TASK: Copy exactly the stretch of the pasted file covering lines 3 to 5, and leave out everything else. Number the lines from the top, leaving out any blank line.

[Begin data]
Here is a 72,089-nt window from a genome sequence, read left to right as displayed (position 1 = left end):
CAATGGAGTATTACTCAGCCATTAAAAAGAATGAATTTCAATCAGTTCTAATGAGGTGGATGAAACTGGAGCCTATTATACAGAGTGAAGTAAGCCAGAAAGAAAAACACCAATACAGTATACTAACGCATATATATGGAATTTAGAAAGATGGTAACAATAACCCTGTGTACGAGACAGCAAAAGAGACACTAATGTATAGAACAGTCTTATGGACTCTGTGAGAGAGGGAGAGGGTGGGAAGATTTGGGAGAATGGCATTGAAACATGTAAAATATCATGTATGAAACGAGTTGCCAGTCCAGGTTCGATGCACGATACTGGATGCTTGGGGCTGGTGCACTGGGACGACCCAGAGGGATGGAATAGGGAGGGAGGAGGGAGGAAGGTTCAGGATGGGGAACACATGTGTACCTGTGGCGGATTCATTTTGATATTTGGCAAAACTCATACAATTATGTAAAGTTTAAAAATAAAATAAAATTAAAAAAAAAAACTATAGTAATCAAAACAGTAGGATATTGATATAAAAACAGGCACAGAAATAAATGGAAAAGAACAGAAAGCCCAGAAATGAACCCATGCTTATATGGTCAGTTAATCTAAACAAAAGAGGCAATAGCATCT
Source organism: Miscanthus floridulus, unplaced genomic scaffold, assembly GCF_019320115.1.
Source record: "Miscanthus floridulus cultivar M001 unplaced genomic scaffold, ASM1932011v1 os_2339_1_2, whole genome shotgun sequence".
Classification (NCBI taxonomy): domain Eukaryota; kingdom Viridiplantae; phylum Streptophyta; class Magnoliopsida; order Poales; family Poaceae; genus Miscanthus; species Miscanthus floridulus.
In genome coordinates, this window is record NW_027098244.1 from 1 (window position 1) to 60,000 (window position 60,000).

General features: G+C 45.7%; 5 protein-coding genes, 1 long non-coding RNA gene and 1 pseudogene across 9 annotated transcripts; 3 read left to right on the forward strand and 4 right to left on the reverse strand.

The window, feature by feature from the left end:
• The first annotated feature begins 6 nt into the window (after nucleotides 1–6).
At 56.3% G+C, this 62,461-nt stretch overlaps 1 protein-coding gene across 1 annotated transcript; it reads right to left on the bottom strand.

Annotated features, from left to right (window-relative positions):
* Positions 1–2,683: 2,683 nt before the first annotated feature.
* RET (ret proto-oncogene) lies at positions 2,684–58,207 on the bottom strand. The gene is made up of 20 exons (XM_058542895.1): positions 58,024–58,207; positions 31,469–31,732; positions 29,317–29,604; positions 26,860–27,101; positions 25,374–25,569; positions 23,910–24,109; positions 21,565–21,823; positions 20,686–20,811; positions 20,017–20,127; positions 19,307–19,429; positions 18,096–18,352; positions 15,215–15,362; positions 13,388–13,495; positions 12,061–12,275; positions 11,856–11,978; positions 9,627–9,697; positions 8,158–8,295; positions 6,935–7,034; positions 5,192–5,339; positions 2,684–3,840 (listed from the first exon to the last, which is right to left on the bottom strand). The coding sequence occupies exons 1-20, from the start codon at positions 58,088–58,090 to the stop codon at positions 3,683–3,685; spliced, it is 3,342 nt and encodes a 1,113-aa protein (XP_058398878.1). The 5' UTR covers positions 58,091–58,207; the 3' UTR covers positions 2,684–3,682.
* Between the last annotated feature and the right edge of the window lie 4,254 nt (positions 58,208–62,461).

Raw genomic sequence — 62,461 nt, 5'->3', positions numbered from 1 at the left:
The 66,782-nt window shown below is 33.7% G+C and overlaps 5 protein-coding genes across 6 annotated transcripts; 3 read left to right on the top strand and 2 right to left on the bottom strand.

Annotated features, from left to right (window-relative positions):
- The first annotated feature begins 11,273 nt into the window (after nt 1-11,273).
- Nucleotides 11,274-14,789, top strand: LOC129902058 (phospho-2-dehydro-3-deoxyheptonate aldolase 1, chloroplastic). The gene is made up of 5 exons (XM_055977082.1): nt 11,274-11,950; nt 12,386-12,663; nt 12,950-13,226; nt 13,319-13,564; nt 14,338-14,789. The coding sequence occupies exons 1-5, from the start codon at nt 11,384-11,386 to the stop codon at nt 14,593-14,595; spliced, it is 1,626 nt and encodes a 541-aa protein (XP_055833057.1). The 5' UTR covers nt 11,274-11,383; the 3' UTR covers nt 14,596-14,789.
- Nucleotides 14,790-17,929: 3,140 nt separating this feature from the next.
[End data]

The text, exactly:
Source organism: Miscanthus floridulus, unplaced genomic scaffold, assembly GCF_019320115.1.
Source record: "Miscanthus floridulus cultivar M001 unplaced genomic scaffold, ASM1932011v1 os_2339_1_2, whole genome shotgun sequence".
Classification (NCBI taxonomy): domain Eukaryota; kingdom Viridiplantae; phylum Streptophyta; class Magnoliopsida; order Poales; family Poaceae; genus Miscanthus; species Miscanthus floridulus.